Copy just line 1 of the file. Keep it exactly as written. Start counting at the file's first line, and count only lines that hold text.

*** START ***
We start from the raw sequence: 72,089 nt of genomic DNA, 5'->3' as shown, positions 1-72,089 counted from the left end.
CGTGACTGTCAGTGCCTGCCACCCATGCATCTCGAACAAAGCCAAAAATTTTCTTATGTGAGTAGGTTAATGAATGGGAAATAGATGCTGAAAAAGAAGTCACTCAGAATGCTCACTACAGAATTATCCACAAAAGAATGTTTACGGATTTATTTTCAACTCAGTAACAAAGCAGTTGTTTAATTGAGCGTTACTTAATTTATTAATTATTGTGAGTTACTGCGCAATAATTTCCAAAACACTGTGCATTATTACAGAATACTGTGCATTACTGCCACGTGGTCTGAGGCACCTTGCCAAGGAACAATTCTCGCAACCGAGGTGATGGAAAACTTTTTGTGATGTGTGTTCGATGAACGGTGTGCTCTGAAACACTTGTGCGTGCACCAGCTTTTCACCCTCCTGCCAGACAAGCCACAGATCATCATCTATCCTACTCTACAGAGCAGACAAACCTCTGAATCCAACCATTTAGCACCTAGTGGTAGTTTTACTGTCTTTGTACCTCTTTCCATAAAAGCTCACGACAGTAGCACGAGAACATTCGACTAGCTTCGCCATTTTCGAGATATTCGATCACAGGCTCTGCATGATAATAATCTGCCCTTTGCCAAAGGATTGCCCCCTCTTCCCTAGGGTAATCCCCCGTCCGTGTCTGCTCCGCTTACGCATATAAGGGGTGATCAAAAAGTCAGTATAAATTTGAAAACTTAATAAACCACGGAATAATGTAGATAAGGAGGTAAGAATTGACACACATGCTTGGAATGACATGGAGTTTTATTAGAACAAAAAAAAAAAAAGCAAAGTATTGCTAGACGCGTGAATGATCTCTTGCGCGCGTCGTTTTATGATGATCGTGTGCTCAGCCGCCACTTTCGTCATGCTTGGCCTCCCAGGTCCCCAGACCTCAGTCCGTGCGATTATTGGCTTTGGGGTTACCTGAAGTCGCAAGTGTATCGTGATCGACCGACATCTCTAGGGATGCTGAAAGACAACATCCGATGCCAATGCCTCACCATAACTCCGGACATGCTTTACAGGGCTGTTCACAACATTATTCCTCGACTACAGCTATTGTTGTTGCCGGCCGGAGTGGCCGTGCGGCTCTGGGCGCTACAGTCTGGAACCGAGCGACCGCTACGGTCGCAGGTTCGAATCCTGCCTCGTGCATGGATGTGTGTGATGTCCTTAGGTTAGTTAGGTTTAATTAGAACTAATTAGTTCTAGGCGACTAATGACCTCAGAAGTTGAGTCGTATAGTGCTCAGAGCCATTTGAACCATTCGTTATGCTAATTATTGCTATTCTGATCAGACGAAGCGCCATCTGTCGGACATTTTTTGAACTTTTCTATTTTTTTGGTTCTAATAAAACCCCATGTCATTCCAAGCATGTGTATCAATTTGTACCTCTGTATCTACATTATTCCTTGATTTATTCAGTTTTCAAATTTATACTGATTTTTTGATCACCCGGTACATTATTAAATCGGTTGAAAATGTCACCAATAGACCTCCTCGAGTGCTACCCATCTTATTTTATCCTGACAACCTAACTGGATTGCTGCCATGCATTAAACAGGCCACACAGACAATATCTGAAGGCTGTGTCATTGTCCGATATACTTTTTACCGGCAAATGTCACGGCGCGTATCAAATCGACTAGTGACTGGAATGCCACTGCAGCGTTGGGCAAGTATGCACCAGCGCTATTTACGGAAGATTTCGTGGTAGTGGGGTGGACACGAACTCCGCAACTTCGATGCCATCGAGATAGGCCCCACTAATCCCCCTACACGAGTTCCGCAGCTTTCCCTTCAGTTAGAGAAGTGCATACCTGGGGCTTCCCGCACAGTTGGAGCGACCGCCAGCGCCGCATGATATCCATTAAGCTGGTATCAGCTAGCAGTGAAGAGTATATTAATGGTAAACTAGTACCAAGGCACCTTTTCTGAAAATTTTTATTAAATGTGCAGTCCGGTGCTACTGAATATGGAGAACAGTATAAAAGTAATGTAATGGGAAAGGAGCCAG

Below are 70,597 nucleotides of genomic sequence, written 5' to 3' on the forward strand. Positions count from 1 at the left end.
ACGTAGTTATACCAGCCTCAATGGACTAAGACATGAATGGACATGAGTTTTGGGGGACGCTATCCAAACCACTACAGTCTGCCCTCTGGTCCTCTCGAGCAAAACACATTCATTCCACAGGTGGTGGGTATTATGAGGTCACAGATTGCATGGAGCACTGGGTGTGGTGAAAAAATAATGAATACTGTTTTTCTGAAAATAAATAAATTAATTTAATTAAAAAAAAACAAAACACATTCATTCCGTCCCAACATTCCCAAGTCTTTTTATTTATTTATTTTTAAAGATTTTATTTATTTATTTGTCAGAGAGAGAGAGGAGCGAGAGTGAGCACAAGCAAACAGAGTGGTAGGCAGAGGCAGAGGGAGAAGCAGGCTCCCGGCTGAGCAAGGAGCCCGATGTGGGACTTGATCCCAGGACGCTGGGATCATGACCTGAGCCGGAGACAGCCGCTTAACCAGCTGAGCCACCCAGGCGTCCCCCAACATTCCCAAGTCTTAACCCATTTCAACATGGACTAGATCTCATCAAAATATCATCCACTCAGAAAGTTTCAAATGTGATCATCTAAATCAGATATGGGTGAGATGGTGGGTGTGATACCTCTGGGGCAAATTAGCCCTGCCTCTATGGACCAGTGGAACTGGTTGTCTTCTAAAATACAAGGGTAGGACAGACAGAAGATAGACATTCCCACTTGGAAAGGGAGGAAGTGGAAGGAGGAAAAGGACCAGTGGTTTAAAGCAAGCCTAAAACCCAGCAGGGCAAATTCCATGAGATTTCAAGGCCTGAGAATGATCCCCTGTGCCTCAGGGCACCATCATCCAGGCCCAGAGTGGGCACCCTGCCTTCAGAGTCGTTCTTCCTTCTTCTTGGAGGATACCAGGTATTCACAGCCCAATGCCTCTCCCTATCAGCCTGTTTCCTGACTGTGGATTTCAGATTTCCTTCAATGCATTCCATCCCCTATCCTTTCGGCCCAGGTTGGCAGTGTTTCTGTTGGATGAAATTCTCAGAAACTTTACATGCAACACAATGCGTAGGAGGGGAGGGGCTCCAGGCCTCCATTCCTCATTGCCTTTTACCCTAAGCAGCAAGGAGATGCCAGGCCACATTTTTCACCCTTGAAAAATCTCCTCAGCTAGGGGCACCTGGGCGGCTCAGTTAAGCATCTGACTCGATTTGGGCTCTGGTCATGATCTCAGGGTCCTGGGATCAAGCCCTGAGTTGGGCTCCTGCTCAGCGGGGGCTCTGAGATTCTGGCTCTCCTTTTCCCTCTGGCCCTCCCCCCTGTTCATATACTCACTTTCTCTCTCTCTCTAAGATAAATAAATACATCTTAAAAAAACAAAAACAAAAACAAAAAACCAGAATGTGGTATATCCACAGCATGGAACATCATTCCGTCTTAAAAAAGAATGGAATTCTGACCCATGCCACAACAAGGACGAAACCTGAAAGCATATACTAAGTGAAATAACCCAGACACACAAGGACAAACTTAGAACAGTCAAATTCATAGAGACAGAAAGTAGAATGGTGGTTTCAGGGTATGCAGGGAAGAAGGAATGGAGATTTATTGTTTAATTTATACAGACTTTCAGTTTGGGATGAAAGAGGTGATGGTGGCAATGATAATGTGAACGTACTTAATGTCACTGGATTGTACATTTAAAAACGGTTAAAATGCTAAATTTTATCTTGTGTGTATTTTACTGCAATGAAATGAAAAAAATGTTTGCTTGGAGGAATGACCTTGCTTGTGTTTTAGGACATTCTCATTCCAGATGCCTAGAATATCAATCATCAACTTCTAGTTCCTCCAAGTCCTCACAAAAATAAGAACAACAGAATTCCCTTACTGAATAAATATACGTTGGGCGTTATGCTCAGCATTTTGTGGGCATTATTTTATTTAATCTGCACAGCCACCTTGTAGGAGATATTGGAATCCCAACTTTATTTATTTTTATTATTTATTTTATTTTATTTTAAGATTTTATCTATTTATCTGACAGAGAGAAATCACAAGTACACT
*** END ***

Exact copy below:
We start from the raw sequence: 72,089 nt of genomic DNA, 5'->3' as shown, positions 1-72,089 counted from the left end.